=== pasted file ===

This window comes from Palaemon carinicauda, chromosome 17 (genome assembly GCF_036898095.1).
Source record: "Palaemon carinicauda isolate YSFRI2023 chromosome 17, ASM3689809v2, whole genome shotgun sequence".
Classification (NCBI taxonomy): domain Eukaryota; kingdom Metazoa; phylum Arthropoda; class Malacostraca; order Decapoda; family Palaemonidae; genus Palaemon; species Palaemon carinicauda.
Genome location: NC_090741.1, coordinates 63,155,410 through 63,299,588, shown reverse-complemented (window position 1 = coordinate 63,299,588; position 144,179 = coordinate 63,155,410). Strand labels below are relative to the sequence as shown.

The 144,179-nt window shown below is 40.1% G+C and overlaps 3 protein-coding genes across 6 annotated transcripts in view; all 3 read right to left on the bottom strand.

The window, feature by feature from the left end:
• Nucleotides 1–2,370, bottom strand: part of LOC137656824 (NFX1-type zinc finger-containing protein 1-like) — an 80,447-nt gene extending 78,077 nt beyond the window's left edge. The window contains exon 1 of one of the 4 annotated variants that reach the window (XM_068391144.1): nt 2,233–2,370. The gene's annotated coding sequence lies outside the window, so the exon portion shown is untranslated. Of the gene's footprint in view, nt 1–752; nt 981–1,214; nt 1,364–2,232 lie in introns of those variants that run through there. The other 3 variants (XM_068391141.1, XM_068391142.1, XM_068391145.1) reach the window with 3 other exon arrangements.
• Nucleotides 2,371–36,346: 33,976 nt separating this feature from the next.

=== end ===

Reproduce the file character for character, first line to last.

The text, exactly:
This window comes from Palaemon carinicauda, chromosome 17 (genome assembly GCF_036898095.1).
Source record: "Palaemon carinicauda isolate YSFRI2023 chromosome 17, ASM3689809v2, whole genome shotgun sequence".
Classification (NCBI taxonomy): domain Eukaryota; kingdom Metazoa; phylum Arthropoda; class Malacostraca; order Decapoda; family Palaemonidae; genus Palaemon; species Palaemon carinicauda.
Genome location: NC_090741.1, coordinates 63,155,410 through 63,299,588, shown reverse-complemented (window position 1 = coordinate 63,299,588; position 144,179 = coordinate 63,155,410). Strand labels below are relative to the sequence as shown.

The 144,179-nt window shown below is 40.1% G+C and overlaps 3 protein-coding genes across 6 annotated transcripts in view; all 3 read right to left on the bottom strand.

The window, feature by feature from the left end:
• Nucleotides 1–2,370, bottom strand: part of LOC137656824 (NFX1-type zinc finger-containing protein 1-like) — an 80,447-nt gene extending 78,077 nt beyond the window's left edge. The window contains exon 1 of one of the 4 annotated variants that reach the window (XM_068391144.1): nt 2,233–2,370. The gene's annotated coding sequence lies outside the window, so the exon portion shown is untranslated. Of the gene's footprint in view, nt 1–752; nt 981–1,214; nt 1,364–2,232 lie in introns of those variants that run through there. The other 3 variants (XM_068391141.1, XM_068391142.1, XM_068391145.1) reach the window with 3 other exon arrangements.
• Nucleotides 2,371–36,346: 33,976 nt separating this feature from the next.